Four astronauts will be launched into lunar orbit aboard the Orion spacecraft using NASA’s powerful Space Launch System rocket (SLS rocket).
After that, two crew members will transfer to the SpaceX human landing system (HLS) for their final trip to the Moon’s surface. After spending about seven days exploring the Moon’s surface, they will board the lander back to orbit, where they would return to Orion and their colleagues before heading back to Earth.
One of two astronauts will be the first woman to walk on the Moon, giving NASA a total of 14 people [the first woman and the 13th man] to be sent to the lunar space.
The procedure for the human mission includes the following:
The Orion spacecraft’s uncrewed test mission, Artemis I, will launch in February 2022. NASA will launch the Orion spacecraft on the powerful Space Launch System (SLS) rocket without any humans aboard. It will fly around the MoonMoon on a three-week trip to test its systems.
“In 2024, the first flight with astronauts, named ‘Artemis 2,’ will take place. It will also voyage around the Moon,” Nelson said.
Since Apollo 17 in 1972, Artemis 3 will be the first mission to return to the Moon’s surface. The spacecraft will land at the lunar South Pole, where large amounts of water-ice are estimated to be stored in craters that never see sunlight.
The firm-fixed-price, milestone-based contract total award value is $2.89 billion.
“With this award, NASA and its partners will complete the first crewed demonstration trip to the Moon’s surface in the 21st century, as part of the agency’s commitment to long-term deep space exploration and gender equality,” said Kathy Lueders, NASA’s associate administrator for Human Explorations and Operations Mission Directorate.
In other news, the 2024 target is not going to happen.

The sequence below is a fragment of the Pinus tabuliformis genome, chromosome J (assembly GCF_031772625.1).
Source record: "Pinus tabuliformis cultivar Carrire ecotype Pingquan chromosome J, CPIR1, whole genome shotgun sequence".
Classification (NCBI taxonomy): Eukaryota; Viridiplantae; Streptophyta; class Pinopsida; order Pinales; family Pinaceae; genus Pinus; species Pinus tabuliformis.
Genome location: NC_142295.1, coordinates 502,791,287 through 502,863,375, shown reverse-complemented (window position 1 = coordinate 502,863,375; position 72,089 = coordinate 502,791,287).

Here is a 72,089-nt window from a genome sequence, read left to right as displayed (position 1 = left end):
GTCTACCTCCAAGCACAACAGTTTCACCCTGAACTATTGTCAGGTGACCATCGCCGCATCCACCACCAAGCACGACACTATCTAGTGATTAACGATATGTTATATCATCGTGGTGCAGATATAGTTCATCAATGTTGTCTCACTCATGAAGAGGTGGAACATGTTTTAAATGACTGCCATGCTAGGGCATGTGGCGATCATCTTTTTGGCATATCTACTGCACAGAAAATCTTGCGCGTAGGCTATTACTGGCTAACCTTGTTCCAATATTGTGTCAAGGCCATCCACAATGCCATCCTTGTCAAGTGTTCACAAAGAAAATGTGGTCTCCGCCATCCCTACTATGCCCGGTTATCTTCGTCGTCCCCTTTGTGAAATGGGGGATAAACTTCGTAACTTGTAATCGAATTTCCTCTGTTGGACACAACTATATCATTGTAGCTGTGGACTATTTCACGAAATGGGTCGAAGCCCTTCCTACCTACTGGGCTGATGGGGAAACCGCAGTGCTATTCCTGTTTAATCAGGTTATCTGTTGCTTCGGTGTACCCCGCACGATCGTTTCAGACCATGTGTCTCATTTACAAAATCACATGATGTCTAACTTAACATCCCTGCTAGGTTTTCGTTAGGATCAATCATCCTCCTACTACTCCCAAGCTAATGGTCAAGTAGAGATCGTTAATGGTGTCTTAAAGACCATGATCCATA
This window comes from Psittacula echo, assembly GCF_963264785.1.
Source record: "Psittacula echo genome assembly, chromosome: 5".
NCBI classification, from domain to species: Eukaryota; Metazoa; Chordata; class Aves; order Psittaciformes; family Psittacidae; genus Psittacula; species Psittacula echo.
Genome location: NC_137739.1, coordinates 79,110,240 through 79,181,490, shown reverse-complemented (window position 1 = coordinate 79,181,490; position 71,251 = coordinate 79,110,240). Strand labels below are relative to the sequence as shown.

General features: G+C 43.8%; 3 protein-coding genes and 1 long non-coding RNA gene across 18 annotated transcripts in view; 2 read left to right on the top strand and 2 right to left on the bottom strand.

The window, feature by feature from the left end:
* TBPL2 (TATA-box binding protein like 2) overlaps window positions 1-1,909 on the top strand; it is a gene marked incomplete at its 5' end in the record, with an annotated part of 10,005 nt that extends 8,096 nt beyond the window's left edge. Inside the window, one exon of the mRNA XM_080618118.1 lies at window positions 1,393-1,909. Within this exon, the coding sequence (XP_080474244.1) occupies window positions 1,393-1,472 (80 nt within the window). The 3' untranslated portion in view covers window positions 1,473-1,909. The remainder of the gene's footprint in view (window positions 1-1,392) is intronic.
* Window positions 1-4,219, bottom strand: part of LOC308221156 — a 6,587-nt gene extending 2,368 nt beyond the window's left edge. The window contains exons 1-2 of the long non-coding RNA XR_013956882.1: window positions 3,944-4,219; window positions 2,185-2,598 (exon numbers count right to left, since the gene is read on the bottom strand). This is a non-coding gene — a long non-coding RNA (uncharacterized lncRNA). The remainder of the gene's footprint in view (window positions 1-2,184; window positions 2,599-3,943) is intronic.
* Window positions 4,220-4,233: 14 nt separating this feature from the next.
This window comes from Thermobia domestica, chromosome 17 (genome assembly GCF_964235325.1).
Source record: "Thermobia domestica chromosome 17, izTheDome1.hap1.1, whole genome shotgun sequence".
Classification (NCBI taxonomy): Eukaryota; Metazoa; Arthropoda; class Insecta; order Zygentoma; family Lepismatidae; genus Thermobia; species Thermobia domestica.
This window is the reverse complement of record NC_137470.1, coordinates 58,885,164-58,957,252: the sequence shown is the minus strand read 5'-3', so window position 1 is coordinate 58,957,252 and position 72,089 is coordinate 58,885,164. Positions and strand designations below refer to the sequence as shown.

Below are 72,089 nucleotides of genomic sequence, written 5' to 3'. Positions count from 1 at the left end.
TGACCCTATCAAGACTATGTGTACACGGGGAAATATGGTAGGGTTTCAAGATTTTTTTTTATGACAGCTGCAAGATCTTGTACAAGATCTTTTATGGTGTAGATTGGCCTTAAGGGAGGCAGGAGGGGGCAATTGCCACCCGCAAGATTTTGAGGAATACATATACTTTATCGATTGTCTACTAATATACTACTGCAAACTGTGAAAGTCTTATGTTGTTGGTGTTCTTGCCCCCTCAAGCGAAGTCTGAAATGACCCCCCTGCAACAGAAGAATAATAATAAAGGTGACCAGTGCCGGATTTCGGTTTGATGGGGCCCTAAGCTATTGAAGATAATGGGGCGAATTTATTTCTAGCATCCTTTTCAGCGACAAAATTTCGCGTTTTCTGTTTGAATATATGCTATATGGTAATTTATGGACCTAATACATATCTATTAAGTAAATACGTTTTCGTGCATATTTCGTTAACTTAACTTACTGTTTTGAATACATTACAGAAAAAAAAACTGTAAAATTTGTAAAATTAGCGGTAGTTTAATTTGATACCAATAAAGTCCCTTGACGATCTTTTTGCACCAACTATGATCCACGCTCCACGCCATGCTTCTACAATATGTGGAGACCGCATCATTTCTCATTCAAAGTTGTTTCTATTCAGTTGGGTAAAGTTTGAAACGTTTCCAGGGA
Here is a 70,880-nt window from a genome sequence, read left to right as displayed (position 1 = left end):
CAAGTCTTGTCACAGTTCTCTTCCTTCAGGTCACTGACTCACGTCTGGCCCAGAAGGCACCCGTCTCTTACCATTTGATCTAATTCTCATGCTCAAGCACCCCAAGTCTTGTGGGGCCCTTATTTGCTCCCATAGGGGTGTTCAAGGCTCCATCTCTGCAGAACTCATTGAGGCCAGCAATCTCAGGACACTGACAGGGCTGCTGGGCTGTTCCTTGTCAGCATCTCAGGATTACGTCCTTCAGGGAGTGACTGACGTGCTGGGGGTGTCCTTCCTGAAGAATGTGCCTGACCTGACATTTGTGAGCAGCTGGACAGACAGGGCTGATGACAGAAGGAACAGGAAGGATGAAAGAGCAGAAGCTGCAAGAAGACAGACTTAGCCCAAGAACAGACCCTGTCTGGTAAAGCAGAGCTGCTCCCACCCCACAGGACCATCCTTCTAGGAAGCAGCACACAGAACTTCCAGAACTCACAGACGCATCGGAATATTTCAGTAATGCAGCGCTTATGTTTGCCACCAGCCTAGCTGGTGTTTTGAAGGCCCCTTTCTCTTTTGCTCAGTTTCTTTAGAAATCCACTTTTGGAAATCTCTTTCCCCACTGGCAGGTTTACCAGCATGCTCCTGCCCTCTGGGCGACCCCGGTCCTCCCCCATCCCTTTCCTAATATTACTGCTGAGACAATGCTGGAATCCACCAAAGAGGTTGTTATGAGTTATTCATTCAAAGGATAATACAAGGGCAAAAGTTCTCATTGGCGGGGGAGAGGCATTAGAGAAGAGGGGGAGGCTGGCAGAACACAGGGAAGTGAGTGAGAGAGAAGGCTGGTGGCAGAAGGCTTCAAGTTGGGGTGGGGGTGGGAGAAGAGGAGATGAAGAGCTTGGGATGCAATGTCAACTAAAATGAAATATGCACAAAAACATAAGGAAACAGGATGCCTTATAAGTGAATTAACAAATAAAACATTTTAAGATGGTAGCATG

While NASA’s Artemis program has been working toward landing humans on the Moon by 2024, the already aggressive target was recently made more challenging. The agency faced technical difficulties and delays due to the coronavirus outbreak and a lawsuit filed by Blue Origin, which halted the development of the landing technology that would be used for the first crewed touchdown. However, during a press conference on November 9th, 2021, NASA Administrator Bill Nelson formally confirmed the agency’s revised lunar deadline.
“We aim to return humans to the Moon as soon as possible and in a safe manner, creating a long-term human presence on and around the lunar surface. But 2024 was not a goal that was technically feasible, so we are now estimating no earlier than 2025.” Nelson remarked.
“We’re dedicated to pushing the limits of what we think is feasible.” NASA’s Artemis program will transform science fiction into reality. We will make discoveries and enhance technologies so that we [and our partners] can bring new knowledge and possibilities to the next generation of scientists, engineers, explorers, and other STEM [science, technology, engineering, and mathematics] professionals,” he adds.
As these works, innovations, and advancements progress, it will provide the foundation to test technologies and resources that will eventually propel us onward to Mars. As the “torchbearer,” the Artemis program will pave the way for human exploration of Mars and other deep-space destinations, including building sustainable, reusable architecture.